27

I was going through dart documentation and there I came across this code and this term covariant. I went through some documentation but I didn't get what is its purpose there. A detailed explained answer is always appreciated.

class Animal {
  void chase(Animal x) { ... }
}

class Mouse extends Animal { ... }

class Cat extends Animal {
  @override
  void chase(covariant Mouse x) { ... }
}

4 Answers 4

65

In Dart, if you override a superclass method, the arguments of the override method must have the same type as the original.

Since Animal.chase in your example accepts an argument of Animal, you must do the same in your override:

class Cat extends Animal {
  @override
  void chase(Animal x) { ... }
}

Why? Imagine if there was no such restriction. Cat could define void chase(Mouse x) while Dog could define void chase(Cat x). Then imagine you have a List<Animal> animals and you call chase(cat) on one of them. If the animal is a dog, it'll work, but if the animal is cat, Cat is not a Mouse! The Cat class has no way to handle being asked to chase another Cat.

So you're forced to use void chase(Animal x). We can simulate a void chase(Mouse x) type signature by adding a runtime type check:

void chase(Animal x) {
  if (x is Mouse) {
    /* do chase */
  } else {
    /* throw error */
  }
}

It turns out this is a fairly common operation, and it would be nicer if it could be checked at compile time where possible. So Dart added a covariant operator. Changing the function signature to chase(covariant Mouse x) (where Mouse is a subclass of Animal) does three things:

  1. Allows you to omit the x is Mouse check, as it is done for you.
  2. Creates a compile time error if any Dart code calls Cat.chase(x) where x is not a Mouse or its subclass — if known at compile time.
  3. Creates a runtime error in other cases.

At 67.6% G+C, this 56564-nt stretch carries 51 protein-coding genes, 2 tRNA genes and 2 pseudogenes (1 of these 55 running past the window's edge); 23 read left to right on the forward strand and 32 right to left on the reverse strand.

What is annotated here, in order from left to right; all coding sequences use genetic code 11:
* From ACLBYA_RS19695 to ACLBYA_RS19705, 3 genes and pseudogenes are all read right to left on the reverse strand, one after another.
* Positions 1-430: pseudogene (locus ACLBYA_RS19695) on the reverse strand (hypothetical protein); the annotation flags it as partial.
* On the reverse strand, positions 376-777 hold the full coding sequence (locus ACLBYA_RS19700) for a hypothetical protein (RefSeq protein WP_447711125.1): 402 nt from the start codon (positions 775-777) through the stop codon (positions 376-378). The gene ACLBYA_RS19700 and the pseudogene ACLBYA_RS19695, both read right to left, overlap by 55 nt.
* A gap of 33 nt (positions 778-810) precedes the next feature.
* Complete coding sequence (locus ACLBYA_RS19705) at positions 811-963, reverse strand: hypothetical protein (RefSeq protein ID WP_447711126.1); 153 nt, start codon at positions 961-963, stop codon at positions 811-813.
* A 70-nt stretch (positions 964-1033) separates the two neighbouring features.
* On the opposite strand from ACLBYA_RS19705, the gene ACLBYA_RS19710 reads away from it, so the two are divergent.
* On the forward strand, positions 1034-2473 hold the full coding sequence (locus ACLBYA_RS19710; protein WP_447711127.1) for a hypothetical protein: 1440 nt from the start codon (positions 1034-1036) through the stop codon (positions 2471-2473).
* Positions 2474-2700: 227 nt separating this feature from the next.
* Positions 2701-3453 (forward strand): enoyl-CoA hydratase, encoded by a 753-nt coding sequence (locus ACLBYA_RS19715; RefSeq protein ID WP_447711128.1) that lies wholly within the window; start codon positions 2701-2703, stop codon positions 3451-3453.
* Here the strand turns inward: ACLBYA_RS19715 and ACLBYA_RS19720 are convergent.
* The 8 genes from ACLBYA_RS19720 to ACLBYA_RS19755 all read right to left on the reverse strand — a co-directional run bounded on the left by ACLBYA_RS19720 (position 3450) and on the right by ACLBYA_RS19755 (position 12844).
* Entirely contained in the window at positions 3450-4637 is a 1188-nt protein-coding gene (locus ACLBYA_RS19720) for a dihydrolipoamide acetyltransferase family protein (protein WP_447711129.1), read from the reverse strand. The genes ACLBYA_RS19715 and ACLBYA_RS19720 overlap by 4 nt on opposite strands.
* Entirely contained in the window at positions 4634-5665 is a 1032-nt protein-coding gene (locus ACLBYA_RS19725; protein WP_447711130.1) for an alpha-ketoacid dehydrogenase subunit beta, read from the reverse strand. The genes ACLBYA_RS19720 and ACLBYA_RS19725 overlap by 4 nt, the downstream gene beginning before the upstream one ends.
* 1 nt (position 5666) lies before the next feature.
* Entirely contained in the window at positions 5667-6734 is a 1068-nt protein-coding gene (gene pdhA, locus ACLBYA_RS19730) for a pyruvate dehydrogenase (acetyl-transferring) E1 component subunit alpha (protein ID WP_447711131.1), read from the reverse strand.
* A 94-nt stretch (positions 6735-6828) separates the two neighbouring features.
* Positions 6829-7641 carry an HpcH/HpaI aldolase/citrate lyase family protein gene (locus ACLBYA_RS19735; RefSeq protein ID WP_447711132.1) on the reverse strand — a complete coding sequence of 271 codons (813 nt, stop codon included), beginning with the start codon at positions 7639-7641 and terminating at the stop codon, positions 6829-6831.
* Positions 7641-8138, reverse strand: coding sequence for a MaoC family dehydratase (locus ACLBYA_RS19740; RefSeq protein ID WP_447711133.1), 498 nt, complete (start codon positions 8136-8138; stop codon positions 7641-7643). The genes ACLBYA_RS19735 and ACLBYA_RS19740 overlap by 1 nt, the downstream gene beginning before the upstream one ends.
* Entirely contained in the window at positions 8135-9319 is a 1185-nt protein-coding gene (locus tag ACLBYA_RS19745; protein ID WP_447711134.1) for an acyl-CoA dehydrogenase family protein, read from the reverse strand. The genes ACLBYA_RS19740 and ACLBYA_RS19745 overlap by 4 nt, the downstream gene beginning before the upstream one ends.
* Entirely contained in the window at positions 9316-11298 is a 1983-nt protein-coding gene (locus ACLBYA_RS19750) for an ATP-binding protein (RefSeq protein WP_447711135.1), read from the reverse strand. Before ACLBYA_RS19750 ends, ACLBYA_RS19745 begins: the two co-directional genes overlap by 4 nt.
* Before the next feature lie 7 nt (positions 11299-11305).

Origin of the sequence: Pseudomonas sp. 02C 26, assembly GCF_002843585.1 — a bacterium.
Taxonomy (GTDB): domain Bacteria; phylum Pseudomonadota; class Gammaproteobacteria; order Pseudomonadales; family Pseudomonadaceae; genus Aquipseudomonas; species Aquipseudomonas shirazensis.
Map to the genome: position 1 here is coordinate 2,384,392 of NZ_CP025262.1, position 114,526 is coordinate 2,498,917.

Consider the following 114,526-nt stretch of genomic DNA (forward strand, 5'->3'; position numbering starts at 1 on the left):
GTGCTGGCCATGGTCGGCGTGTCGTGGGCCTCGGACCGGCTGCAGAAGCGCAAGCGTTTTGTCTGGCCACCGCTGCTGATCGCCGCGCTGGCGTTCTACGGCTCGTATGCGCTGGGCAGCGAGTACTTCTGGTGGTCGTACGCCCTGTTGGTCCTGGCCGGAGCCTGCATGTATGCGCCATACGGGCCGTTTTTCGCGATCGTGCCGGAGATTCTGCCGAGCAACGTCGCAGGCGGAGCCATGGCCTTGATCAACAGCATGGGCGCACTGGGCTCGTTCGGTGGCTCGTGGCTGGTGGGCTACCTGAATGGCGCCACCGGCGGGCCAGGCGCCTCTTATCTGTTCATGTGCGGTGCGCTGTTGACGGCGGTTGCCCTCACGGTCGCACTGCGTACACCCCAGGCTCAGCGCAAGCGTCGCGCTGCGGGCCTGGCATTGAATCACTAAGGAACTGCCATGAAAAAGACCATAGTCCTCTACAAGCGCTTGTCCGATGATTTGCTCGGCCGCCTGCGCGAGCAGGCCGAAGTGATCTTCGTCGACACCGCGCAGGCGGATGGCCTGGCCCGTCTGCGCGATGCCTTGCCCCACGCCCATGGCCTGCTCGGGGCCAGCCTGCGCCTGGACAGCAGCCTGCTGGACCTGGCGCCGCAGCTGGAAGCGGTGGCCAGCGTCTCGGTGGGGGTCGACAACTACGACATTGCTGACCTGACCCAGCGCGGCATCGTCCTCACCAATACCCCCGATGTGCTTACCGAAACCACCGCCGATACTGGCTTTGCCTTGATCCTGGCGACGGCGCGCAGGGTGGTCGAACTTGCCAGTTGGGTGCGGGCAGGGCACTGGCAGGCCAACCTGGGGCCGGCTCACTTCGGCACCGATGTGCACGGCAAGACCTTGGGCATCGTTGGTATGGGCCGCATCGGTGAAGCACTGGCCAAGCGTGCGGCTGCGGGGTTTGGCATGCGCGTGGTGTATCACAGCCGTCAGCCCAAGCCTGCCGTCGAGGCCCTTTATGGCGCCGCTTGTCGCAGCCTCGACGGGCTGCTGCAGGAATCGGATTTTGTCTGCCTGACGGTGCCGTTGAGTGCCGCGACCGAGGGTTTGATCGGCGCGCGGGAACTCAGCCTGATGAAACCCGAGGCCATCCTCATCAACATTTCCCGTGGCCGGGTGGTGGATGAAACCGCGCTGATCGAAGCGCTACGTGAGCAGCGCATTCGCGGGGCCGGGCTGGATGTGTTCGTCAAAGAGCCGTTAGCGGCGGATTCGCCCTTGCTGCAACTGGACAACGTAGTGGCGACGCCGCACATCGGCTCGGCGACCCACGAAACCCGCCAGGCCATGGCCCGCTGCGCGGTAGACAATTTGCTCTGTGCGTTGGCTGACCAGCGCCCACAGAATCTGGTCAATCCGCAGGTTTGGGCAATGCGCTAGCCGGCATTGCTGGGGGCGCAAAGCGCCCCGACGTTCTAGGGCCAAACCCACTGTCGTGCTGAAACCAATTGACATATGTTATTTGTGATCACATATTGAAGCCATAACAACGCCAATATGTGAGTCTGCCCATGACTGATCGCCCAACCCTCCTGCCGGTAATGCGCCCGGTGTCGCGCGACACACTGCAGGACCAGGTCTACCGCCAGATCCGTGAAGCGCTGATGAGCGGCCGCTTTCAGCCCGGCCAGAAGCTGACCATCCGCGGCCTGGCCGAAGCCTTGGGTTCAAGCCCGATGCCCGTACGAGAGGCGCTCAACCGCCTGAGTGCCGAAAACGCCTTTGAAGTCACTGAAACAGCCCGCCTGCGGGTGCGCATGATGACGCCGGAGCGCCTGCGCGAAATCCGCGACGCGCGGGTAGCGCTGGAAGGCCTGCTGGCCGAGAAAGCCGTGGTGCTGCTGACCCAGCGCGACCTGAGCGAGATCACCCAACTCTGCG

Another example is the operator ==(Object x) method on objects. Say you have a class Point:

You could implement operator== this way:

class Point {
  final int x, y;
  Point(this.x, this.y);

  bool operator==(Object other) {
    if (other is Point) {
      return x == other.x && y == other.y;
    } else {
      return false;
    }
  }
}

But this code compiles even if you compare Point(1,2) == "string" or a number or some other object. It makes no sense to compare a Point with things that aren't Points.

You can use covariant to tell Dart that other should be a Point, otherwise it's an error. This lets you drop the other is Point part, too:

bool operator==(covariant Point other) =>
  x == other.x && y == other.y;

Why is it called 'covariant'?

Covariant is a fancy type theory term, but it basically means 'this class or its subclasses'. Put another way, it means types that are equal or lower in the type hierarchy.

You are explicitly telling Dart to tighten the type checking of this argument to a subclass of the original. For the first example: tightening Animal to Mouse; for the second: tightening Object to Point.

Useful related terms are contravariant, which means types equal or higher in the type hierarchy, and invariant, which means exactly this type.

For more information, this Stack Overflow question is a good resource.

3
  • 2
    "Cat class has no way to handle being asked to chase another Cat" I see cats chasing cats all the time :))
    – Alex
    Commented Aug 22, 2023 at 5:54
  • I like the covariant operator means this class or its subclasses Commented Jan 17 at 5:58